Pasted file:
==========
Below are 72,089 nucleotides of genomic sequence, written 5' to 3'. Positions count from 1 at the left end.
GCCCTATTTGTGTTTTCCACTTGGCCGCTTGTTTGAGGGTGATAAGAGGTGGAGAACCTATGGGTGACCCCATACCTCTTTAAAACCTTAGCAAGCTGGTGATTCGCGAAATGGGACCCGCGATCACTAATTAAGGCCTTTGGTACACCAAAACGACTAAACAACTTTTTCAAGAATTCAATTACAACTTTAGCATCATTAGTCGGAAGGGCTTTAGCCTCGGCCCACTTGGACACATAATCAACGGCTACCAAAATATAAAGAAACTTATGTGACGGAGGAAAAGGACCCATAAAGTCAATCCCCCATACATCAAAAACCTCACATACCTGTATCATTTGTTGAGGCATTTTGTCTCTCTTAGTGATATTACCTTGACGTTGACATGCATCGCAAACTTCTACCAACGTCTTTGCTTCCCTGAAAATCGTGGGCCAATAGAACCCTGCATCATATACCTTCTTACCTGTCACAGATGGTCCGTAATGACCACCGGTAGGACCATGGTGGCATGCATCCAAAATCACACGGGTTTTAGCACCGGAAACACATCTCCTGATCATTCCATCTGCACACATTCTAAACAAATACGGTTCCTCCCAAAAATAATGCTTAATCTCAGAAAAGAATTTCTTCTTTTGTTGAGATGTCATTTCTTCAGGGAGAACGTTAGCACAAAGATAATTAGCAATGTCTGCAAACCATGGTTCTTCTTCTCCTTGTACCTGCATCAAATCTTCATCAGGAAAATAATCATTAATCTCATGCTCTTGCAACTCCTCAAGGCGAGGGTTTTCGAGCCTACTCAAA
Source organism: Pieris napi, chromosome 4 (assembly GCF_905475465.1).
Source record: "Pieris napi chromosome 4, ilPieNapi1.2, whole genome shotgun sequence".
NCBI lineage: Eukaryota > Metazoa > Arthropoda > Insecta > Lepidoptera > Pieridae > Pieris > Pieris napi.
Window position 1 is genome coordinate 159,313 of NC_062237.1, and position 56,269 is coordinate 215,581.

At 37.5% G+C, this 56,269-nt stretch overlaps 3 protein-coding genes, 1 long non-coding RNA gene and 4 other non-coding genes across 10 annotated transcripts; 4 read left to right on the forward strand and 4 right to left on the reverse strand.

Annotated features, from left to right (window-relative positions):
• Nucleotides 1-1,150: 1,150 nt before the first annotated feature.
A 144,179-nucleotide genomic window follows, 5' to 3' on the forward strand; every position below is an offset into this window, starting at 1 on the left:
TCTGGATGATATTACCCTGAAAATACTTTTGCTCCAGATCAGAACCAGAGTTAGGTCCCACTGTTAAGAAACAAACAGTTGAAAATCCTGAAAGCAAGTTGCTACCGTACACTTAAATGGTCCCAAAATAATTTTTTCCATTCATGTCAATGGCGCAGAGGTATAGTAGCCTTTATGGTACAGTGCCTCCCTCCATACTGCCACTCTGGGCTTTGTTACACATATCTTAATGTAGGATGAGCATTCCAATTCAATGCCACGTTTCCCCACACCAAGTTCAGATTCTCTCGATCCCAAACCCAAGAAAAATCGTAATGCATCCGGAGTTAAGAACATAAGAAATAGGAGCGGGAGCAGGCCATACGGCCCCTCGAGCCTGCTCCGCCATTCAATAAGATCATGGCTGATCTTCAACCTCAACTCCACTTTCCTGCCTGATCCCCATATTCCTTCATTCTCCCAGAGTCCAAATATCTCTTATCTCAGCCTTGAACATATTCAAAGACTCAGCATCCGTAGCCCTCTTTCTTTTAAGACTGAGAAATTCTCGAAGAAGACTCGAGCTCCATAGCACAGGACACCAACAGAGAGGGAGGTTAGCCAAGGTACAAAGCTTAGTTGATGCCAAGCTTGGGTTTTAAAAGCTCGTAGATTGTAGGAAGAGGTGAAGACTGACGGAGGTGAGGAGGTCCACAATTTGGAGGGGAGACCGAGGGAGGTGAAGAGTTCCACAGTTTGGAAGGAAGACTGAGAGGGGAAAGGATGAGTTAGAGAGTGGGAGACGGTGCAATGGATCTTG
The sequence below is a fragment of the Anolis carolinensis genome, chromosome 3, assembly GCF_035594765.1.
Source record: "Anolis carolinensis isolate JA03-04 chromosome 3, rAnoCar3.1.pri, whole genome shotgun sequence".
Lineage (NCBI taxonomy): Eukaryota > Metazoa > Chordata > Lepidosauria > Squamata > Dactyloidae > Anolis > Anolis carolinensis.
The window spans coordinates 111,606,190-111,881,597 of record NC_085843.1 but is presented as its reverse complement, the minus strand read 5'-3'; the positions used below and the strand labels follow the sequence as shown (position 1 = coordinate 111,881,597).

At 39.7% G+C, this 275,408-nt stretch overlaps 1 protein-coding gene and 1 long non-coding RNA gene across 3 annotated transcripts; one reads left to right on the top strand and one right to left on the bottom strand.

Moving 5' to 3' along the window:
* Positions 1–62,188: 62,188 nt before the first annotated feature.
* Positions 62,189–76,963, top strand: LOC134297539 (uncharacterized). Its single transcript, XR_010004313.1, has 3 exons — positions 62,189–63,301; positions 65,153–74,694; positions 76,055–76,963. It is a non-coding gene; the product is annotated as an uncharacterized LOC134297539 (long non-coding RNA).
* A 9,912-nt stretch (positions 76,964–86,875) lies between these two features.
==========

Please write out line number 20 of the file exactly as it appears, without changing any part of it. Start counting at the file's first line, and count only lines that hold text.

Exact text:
* A 9,912-nt stretch (positions 76,964–86,875) lies between these two features.